The very front outsole could use some work. While the forefoot is clearly very stable I found the forefoot a bit slappy, for me usually an indication of not enough flex and segmentation.  The shoe has some stiffer flex up front no question but I think the front rubber could be more segmented across the shoe as there are plenty of cut throughs but they are not connected across the width of the platform.

Ride, Conclusions and Recommendations

Sam: None of the recent big stack trainers except the Craft Pro Endur and plated SC Trainer have been much to my liking, especially those that try for “inherent stability” such as Nimbus 25, the new Invincible Run 3,  Ultraboost Light, or Puma’s 2022 Magnify. They tend to be lumbering, overly broad underfoot (and especially at mid foot), stiff, and not always any pace versatile. 

The ForeverRUN Nitro is none of the above. It is highly cushioned, Nitro foam lively and fun without being overly soft or firm, stable “enough” and is smooth flowing at any pace. Credit goes to the relatively narrow mid foot platform, the cut throughs and the elegantly arrayed outsole.  While a bit "bulky" in geometry it is light and can serve most daily training needs from moderate pace everyday runs to long runs to recovery runs.

I am not convinced that it is an ideal shoe for heavy “late” more midfoot  pronators but if you need the support on heel landing at the rear of the shoe you will for sure find it here. It is ideal for “heavy” hard heel landing including steep downhills.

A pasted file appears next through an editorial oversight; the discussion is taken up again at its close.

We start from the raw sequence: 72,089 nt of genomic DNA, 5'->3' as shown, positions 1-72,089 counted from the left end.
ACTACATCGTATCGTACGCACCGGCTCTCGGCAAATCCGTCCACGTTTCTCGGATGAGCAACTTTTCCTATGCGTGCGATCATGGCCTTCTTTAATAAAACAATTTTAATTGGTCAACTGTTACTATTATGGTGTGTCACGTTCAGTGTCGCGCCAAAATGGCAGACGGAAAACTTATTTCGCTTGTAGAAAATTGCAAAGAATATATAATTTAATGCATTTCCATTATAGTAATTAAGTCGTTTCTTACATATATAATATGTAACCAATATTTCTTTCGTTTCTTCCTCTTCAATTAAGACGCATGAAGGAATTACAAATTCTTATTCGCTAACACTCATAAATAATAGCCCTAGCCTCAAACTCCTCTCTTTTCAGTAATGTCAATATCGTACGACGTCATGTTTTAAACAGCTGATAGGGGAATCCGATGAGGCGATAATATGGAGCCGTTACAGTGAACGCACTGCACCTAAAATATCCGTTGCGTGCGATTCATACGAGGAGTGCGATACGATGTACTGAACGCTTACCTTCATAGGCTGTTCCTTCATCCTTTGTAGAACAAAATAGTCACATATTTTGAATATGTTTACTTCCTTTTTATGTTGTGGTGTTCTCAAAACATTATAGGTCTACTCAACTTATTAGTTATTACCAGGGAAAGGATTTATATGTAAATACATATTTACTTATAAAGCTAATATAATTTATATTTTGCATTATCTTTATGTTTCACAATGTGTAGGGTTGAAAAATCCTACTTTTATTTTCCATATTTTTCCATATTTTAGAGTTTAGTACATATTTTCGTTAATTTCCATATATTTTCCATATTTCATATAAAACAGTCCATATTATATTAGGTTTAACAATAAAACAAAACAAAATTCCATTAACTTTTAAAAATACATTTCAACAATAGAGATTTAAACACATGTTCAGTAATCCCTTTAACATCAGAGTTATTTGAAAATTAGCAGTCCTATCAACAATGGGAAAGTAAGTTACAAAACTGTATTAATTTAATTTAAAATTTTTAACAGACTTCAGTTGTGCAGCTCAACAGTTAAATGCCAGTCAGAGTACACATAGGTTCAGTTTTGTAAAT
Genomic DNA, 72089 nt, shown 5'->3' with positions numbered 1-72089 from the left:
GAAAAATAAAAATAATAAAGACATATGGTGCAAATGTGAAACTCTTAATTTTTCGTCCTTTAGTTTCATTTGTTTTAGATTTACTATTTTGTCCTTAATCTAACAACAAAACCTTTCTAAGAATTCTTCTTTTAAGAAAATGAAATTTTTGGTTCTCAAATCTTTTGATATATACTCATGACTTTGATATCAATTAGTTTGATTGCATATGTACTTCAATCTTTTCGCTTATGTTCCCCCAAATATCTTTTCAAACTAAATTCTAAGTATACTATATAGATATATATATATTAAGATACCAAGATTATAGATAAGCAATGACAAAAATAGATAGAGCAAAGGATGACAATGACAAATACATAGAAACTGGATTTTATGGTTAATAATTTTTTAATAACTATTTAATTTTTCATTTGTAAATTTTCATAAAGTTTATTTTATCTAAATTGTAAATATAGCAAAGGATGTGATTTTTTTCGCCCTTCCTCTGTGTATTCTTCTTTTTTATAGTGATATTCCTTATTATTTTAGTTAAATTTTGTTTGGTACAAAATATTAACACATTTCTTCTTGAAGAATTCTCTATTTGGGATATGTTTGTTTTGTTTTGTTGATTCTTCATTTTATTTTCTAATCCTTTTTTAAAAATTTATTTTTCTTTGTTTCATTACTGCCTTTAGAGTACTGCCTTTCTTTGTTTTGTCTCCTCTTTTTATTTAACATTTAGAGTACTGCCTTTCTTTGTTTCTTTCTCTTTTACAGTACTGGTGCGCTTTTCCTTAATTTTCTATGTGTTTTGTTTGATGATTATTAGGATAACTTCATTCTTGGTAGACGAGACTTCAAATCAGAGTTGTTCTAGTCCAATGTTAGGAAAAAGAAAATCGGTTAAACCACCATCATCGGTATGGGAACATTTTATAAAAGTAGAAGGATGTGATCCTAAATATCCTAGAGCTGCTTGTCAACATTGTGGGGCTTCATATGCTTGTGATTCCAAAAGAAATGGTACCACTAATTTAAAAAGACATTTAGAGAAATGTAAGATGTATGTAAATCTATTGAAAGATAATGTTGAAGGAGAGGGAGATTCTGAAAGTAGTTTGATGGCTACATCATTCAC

It is light at 9.5 oz for its 40mm heel and has enough drop at 10mm and flex to never get in its way.

My only negative is that the forefoot is a bit slappy and stiff (overly stabilized, overly broad?)  even with the shoe broken in and  more flexible. A bit more segmentation across the width and less rubber might help. Even with the outsole issues upfront the Nitro foam midsole comes through with lots of forefoot rebound and cushion.

In the wish list department I would love to see a similar dual density midsole and trimmed down outsole on a less broad platform (lighter and more agile) which I think would make for a model that would be a near ideal run any pace trainer.

Even on tired legs at slow paces every run brought smiles. A bit “bulky” but never heavy or heavy feeling),  other Puma Deviate Nitro, Liberate, Velocity) are better suited to speedier training days but for 80% of my miles, the regular easier ones  the ForeverRUN is the one I want to reach for. 

Puma really has delivered a powerful refinement of what max cushion daily trainers can be here by carefully blending some stability from the broad platform with attention to run flow through the geometry and outsole. Finally the upper is without reproach for comfort, hold, and fit.

Sam’s Score: 9.46 /10

Ride: 9.4 Fit: 9.6 Value: 9.5 Style:9

😊😊😊😊 1/2

7 Comparisons

Index to all RTR reviews: HERE

Puma Magnify Nitro (RTR Review)

Weighing about 0.8 oz more this previous generation inherently stable big trainer from Puma had a dual density midsole with a firm EVA carrier and internal core of Nitro. Much more lumbering and not as much fun to run, the Forever easily replaces it for me with a more lively foam ride and smoother transitions and toe offs.

Saucony Tempus (RTR Review)